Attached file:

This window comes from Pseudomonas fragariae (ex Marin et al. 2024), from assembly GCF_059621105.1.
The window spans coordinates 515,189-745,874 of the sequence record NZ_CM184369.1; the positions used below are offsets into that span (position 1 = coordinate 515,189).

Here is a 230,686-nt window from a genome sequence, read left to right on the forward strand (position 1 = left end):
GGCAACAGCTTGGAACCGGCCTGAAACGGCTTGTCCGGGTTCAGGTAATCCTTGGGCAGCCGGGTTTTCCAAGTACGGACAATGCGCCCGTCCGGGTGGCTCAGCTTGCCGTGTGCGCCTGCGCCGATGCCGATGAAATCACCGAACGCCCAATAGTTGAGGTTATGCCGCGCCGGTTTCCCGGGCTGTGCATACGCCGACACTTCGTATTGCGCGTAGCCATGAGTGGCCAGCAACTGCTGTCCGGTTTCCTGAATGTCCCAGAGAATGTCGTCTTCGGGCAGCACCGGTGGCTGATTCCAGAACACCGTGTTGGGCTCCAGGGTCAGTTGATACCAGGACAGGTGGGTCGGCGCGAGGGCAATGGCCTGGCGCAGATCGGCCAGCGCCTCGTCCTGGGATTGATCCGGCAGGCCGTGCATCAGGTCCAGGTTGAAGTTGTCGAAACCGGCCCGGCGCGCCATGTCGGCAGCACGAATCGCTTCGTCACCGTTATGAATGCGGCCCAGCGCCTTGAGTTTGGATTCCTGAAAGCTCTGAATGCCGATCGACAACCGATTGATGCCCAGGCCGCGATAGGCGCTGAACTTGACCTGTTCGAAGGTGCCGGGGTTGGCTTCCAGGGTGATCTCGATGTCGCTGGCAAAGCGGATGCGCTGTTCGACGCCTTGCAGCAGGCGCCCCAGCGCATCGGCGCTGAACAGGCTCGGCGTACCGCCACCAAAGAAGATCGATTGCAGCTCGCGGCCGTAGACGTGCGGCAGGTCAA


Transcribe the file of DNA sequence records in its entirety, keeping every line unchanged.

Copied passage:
This window comes from Pseudomonas fragariae (ex Marin et al. 2024), from assembly GCF_059621105.1.
The window spans coordinates 515,189-745,874 of the sequence record NZ_CM184369.1; the positions used below are offsets into that span (position 1 = coordinate 515,189).

Here is a 230,686-nt window from a genome sequence, read left to right on the forward strand (position 1 = left end):
GGCAACAGCTTGGAACCGGCCTGAAACGGCTTGTCCGGGTTCAGGTAATCCTTGGGCAGCCGGGTTTTCCAAGTACGGACAATGCGCCCGTCCGGGTGGCTCAGCTTGCCGTGTGCGCCTGCGCCGATGCCGATGAAATCACCGAACGCCCAATAGTTGAGGTTATGCCGCGCCGGTTTCCCGGGCTGTGCATACGCCGACACTTCGTATTGCGCGTAGCCATGAGTGGCCAGCAACTGCTGTCCGGTTTCCTGAATGTCCCAGAGAATGTCGTCTTCGGGCAGCACCGGTGGCTGATTCCAGAACACCGTGTTGGGCTCCAGGGTCAGTTGATACCAGGACAGGTGGGTCGGCGCGAGGGCAATGGCCTGGCGCAGATCGGCCAGCGCCTCGTCCTGGGATTGATCCGGCAGGCCGTGCATCAGGTCCAGGTTGAAGTTGTCGAAACCGGCCCGGCGCGCCATGTCGGCAGCACGAATCGCTTCGTCACCGTTATGAATGCGGCCCAGCGCCTTGAGTTTGGATTCCTGAAAGCTCTGAATGCCGATCGACAACCGATTGATGCCCAGGCCGCGATAGGCGCTGAACTTGACCTGTTCGAAGGTGCCGGGGTTGGCTTCCAGGGTGATCTCGATGTCGCTGGCAAAGCGGATGCGCTGTTCGACGCCTTGCAGCAGGCGCCCCAGCGCATCGGCGCTGAACAGGCTCGGCGTACCGCCACCAAAGAAGATCGATTGCAGCTCGCGGCCGTAGACGTGCGGCAGGTCAA